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Lethbridge Herald Newspaper Archives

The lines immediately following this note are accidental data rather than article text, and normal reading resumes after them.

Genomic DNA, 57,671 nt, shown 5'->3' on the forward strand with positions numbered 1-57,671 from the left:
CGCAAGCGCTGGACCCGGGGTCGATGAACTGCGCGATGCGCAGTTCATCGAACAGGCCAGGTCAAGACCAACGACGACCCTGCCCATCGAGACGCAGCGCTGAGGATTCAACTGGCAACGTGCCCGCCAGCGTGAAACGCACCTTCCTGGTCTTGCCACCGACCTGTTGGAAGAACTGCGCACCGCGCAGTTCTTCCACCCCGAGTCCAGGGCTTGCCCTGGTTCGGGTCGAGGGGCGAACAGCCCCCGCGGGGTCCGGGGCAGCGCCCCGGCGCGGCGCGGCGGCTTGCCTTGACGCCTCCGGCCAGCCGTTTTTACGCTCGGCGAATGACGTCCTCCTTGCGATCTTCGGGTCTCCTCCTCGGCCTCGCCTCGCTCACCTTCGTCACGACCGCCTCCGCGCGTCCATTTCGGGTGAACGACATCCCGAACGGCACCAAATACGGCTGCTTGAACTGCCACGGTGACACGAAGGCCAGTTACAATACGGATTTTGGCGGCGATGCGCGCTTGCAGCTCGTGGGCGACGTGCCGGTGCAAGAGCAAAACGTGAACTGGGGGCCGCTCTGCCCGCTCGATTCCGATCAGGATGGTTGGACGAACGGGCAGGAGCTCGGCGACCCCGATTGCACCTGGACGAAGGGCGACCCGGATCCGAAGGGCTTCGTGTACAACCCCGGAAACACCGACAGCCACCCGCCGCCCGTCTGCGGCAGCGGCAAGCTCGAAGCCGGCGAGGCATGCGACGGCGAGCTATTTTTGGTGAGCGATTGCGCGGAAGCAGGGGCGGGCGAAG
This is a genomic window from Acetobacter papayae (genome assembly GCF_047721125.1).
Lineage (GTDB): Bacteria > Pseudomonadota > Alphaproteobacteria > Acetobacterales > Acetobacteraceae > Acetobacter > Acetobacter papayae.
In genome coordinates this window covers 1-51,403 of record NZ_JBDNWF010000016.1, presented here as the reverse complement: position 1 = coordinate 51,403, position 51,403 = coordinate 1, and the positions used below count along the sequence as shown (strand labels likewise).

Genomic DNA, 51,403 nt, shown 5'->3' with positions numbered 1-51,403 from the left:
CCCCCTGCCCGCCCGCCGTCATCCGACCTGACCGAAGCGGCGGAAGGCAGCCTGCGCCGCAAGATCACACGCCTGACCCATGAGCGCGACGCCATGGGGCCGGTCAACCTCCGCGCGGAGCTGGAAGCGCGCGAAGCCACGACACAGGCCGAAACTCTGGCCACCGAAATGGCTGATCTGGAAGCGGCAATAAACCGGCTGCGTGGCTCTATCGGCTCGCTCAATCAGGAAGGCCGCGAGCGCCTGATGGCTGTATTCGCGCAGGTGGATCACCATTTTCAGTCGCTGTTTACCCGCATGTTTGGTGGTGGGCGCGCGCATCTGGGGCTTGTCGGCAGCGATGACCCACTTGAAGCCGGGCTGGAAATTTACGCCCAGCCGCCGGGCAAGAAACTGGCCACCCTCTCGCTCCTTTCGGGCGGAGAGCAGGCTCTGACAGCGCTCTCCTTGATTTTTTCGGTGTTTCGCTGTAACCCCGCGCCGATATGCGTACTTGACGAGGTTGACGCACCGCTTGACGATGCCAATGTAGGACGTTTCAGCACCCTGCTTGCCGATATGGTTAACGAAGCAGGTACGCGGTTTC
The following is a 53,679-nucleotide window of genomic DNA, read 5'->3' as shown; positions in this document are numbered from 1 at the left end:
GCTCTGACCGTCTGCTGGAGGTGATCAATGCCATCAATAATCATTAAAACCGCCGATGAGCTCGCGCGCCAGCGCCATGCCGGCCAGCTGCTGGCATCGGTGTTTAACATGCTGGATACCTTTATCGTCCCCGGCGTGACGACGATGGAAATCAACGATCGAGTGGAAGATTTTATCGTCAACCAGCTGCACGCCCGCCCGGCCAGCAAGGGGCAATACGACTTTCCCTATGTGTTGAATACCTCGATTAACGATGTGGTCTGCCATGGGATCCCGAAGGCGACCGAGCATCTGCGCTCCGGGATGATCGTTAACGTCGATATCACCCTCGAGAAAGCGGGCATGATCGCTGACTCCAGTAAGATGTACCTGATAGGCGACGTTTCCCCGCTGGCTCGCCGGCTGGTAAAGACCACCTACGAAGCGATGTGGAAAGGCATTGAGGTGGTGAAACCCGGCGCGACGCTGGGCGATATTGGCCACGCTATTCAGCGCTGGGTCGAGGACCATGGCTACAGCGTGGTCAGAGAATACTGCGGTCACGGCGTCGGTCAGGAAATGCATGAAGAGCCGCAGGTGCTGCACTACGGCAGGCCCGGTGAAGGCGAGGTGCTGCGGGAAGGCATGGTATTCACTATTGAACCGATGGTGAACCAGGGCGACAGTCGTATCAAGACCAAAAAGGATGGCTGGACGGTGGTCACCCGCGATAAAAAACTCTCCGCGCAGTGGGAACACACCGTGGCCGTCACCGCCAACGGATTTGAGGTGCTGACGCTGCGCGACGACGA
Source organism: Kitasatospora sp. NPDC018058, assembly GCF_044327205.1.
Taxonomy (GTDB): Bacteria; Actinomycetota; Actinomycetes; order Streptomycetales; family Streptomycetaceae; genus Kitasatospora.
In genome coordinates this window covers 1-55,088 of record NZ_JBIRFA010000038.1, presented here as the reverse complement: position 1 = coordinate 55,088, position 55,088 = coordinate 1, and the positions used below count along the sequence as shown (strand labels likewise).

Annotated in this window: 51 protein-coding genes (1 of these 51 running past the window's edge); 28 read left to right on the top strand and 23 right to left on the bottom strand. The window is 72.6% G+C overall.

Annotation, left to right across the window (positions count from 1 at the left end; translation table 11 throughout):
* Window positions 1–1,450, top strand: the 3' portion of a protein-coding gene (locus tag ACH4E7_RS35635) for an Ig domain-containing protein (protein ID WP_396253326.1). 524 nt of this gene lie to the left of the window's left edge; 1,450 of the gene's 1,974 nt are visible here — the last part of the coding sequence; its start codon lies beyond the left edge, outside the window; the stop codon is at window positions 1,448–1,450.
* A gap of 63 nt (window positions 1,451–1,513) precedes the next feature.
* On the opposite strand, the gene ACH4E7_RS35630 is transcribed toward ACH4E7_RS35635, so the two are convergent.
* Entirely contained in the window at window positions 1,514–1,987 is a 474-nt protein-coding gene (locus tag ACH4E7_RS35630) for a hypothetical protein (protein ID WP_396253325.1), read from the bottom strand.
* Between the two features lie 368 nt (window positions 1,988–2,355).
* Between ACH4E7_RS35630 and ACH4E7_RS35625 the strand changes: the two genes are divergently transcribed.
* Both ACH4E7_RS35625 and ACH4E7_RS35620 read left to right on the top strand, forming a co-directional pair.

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Lethbridge Herald, The (Newspaper) - February 16, 1974, Lethbridge, Alberta 18-THE LETHBRIDQE HERALD-Ssturtfsy, February A blip away from death fmmv Heart attack victims' crucial days spent here By GEORGE STEPHENSON Herald Staff Writer Four patients, three in the Lethbridge Municipal and one in St. Michael's Hospital, lie in bed surrounded by complex equipment their vital body functions measured as blips on a screen. Each room is lit by a small lamp on a desk where nurses keep a 24-hour watch over the machines which are registering the patients' heartbeats. Shadows cast across the room project an almost eerie effect. These are the hospitals' intensive care units and they are all that stand between life and death for many heart attack victims. The room is silent except for the whir of an air conditioner. The beds, three in each unit, are divided by curtains and ringed by cords and tubes. The equipment and mood provides an almost Hollywood type backdrop to one of the gravest wards in the hospitals. The medical personell and equipment here have given a second chance at life to at least twelve persons in Lethbridge whose hearts had stopped beating, spokesmen say. One of the main tools the physicians and nurses use to help a coronary victim sits on a wheeled cart in the room. The "crash cart" contains a defibrillator, pacemaker and catheter tools to help shock a heart back to life and to sustain a regular beat. "The major problem with patients who have had a heart attack is arrhytnmia irregular heart says a heart specialist on the ward. Following a heart attack the heart muscle may throw off extra beats and the rhythm of the heart is thrown off. The heart begins shaking "like a bowl of jelly" and is not pumping blood to the brain or back into the heart. Because no oxygen is reaching the brain or heart the patient can die within seconds. To counter act a "fibrillating" heart the physician shocks the heart using an electric shock which stops the vibrating "and then we hope is picks up a normal rhythm and hope it has not damaged he says. If the physicians have time they can also shock the heart by inserting a small wire into the patient's arm and pushing it up the arm until it reaches the heart. If the heart stops the physician can shock it to start beating again, he adds. The main advance in the intensive care units is the development of equipment that can help the medical personnel anticipate the actions of the heart. Each patient in the three bed units are connected to heart monitors which indicate the heart beat on a screen. Each monitor is in view of a nurse 24-hours a day and if any irregular beat is registered the nurse can take prompt action. Many times a patient registering an irregular beat needs only a change of medication which is constantly running into their veins from "intravenous drips." The specially trained nurses in the units can change the medications and if the problem is great they can sound an alarm which will bring physicians rushing to the unit. The monitors themselves, in the Lethbridge Municipal and soon to be in St. Michael's, have built-in alarms which sound when the patients heart rate falls above or below settings indicated by the physician. If the settings are between 60 and 120 beats per minute the second the rate goes above or below the settings the alarm sounds and a paper print-out is made of the patients' heartbeat so physicians will know how the heart is behaving. The intensive care units, says the specialists, have cut the rate of heart death almost in half. "It is all designed around avoiding trouble rather than bailing out after trouble happens. "The patients are given intensive care so during the first three days after a heart attack, they can be monitored so they can be cared for before trouble strikes again." Japan trip may secure 2 industries for city At least two large industrial plants for Lethbridge could be the result of a trip to Japan by two city officials. These plants could be announced in nine months to a year, Dennis O'Connell, director of economic development for the City of Lethbridge, said at a press conference Friday. Mr. O'Connell and Aid. Cam Barnes will leave today for 'Study should prelude blackbird campaign9 TABER (Staff) A three- year program of study has been suggested by a provincial predator specialist to combat a blackbird problem that plagues corn growers in Southern Alberta each year. Dale Alsager of Edmonton, supervisor of animal pests for the crop protection and pest control branch of the Alberta department of agriculture, told 250 farmers here Friday considerable research is needed before the blackbirds in Alberta can be dealt with. He said although the damage done by the birds isn't extensive in general, it is in certain areas. Under his three-year program, documentation of damage, idenfication of species and their feeding habits would be done the first year See Our Special CLEAROUT COUNTER! Of Cookware Tea Kettles Double Boilers Egg Poachers Frying Pans Jelly Molds Measuring cups, etc. Prictd to Clear! Call 327-5767 DOWNTOWN In the second year, tests would be established to study various devices and substances now available to combat pests. The third year would be a continuation of the second with all the work evaluted and solutions recommended. He predicted such a program would cost about per year. About 50 farmers at the meeting indicated they suffered some bird damage to their corn crop in 1973. The birds actually eat the corn right off the cob. But Mr. Alsager cautioned there would have to be an urban population public relations job done to make a bird control program successful. He claims the city residents living in "concrete pillboxes" don't like the thoughts of wildlife being killed because they don't understand the problems created for fanners. FOX DENTURE CLINIC ESL1922 PHONE 327-6565 E. S. P. FOX, C.O.M. FOX LETHBRIDGE DENTAL LAB 204 MEDICAL DENTAL BLDG. BERGMAN'S FLOW Phom32S-0372 271t 12ft Ave. S. INSTALLATION ELECTRONIC AIR CLEANERS 17M 321-5173 CATERING Are you planning a ban- quet, Deception or social gathering Lei us prepare and serve a delicious meal to your exact specifications THE LOTUS BANQUET ROOM temp to 125 persons is evsMMe Man JUST CALL 327-9240 OR 327-22S7 LOTUS From The CPR Depot Japan and will return March 6. Aid. Barnes said one of the plants could employ about 200 people. Aid. Barnes said he and Mr. O'Connell would also be looking for export markets for Southern Alberta agricultural products. One such product is beef, Aid Barnes said. 'We go with the beef industry behind us 100 per cent." They would be looking for a beef market that would stimulate production and keep the industry from fluctuating as much as it has in the past, he said. Honey, peas, corn, beans frozen french fries, and poultry are some other products that will be promoted for export, Mr. O'Connell said. The Alberta department of agriculture and the department of industry and commerce have provided production and market potential figures for Alberta agricultural products. The two city officials will also seek out Japanese capital for investment in Southern Alberta and will speak with Japanese banks while there. This investment will likely be in products that could be exported to Japan, Mr. O'Connell said. The city is also interested in the establishment of secondary industry that is not connected with agriculture, he said. These industries would require very little raw materials but a great degree of skill. Watch making is an example of such an industry, he said. There is a great need for pipeline material and this industry would also be a possibility. Aid. Barnes said any industry that established in the city would nave to adhere to Lethbridge pollution standards. Mr. O'Connell and Aid. Barnes will meet Dennis McGrath of the Alberta Export Agency in Japan. Mr. McGrath has arranged appointments with various Japanese concerns who are interested in establishing industry in Southern Alberta, importing Southern Alberta products or investing in the South. Mayor Andy Anderson said the trip will have a bearing on the development of the Lethbridge airport The city has to justify the cost of expanding the airport to the federal government. ART DIETRICH DENTURECLINIC DENTAL MECHANIC Phone 328-409 MOVING? CALL OWEN MINTS FOR AWED YAM IMS Ugly day Wendy Carney, 18, receives a mouthful from Pat Prince, 21 in a pancake eating contest at the Leth- bridge Community College. Miss Prince may have needed the good grips on her boots to walk away from the contest which was part of the LCC Ugly Day during the college's winter carnival. Cattlemen praises corn as silage Corn seed shortage looms By RIC SWIHART Herald Staff Writer TABER Three different types of cattlemen praised the use of com silage in their feeding operations here Friday at the Alberta Corn Convention. Larry Laidlaw of Bow Island has a cattle herd which he uses to raise calves for the cattle feeding industry. He has been raising corn silage for 10 years. Corn silage is a type of hay which utilizes the entire corn plant from about six inches above the ground, including the kernels, cobs, leaves and stalks. Mr. Laidlaw said he grew 30 acres of silage corn his first year and increased yearly until in 1973 he grew 160 acres. In the same period, he reduced his acreage of alfalfa hay each year until in 1S73 be grew none. By using an L-shaped holding facility, Mr. Laidlaw could dump the corn silage into the hold pit and then allow the cattle to eat out of both open ends. He said the new feeding operation meant less work for the same number of animals and offered him a greater FURNACES (IN STOCK) SHEET METIl WOW S14 4MSLS. flexibility in his feeding operation. He also felt he got a greater amount of food value per acre of farmland. He credited corn silage with a reduction of bloat problems in his cattle herd. Bloat is a condition which use can cause cattle death when gas builds up in the animal's stomach. Mr. Laidlaw said his cows had fewer calving problems using the corn silage as a feed. Jerry Flemmteg, a cattle feedlot operator in the Bow Island district, said he started using corn silage as an alternate roughage for the livestock. Roughage is used in cattle diets to provide a bulk material so the animal doesn't become constipated. He feeds head of cattle corn silage rations to some extent and feels it costs 15 cents per pound compared to 18% cents per pound for a dry feed ration consisting of barley and alfafa. Curtis Huber of Rosemary, a dairyman, said corn silage has been fed on his farm since be Can He said the total digestive nutrition of corn silage is and there is an added benefit that the cattle like to eat the silage. He calculated the value of the corn silage at more than 1300 per acre compared to only per acre for barley. TABER (Staff) One of the biggest problems facing Alberta corn producers in 1974 could be a shortage of seed, according to a fieldman for the Alberta Corn Committee. Fred Mehlhaff of Lethbridge, told about 250 farmers here Friday seed could become scarce if the corn acreage on Southern Alberta's irrigated land reaches the amount possible. In 1973, acres of grain corn and acres of silage corn were grown. The figures in 1974 have been predicted at and respectively. Attending the Alberta Corn Convention, Mr. Mehlhaff said fanners should also follow the recommendations of the corn committee in selecting varieties of corn for their fields. Last year, many farmers planted varieties which looked good during the growing season but which didn't live up to expectations at harvest time. Don Wilson, head of the plant science section of the Lethbridge Research Station, said farmers should take precautions to plant their corn -fields in the best locations. He said the predominant factor in corn production was available heat during the growing season. He cited Medicine Hat as the hottest part of the province and therefore the best corn production area if water is available. The corn production region reaches west to almost Lethbridge before the amount of heat during the growing season is too limited. He said farmers with lighter or sandy soils have an advantage also because this type tends to warm up faster. Fields which face south also are warmer, he said. CUFF MACK. BLACK DENTAL LAB PHONE SMILEY'S PLUMBING OLAM LIMED WATCH HEATERS SIM INSTALLED PIMM FUEL SAVING! VOM Haves POWER HUMIDjFIER CHARLTON6HILL LTD. 1262-M An. S. PlM 321-3311 GUARANTEED SERVICE SONY. LLOYDS, PtOWEEH. MOHESCO, moM ELECTRONIC EQUIPMENT ANQLO PHOTO SERVICE DEFT. HEMTZ PBNTOtS ft STATIONERS LTD. 324-WiStS. Phone FOR YOUR COMPLETE WEDDING REQUIREMENTS We provide complimentary personalized head place cards with order1 FREE CUSTOMER PARKINO J.P. Hopp, M.D., FRCS (C) Orthopedic Surgeon Announces the opening of his office at 217 ProfMrional BMg. 740 4th Avenue S., Lethbikffle Bus. 327-4S54 WiOtW 327-4738 In association with Dr. W.N. Myers Don't Play The "Shell Game" WlmyHkiyii systM VALLEY SELF-PROPELLED gives you A system engineered for you electric, oil or water drive A galvanized system with 10-year corrosion protection Service after the sale Come Jo 'Valley Days" Fetoruwy 20, 1974 V30 ptn Jhs Plaza Victor Hotel leffhWdge Sponsored toy Valmont Indus- tries and Oliver UnduSfial Supply IW. irrigation Division, youi Valley distributor OLIVER MMSHMlSDrnTlTfi. 230 3Wh St. NMfh Phono 327-1571 ;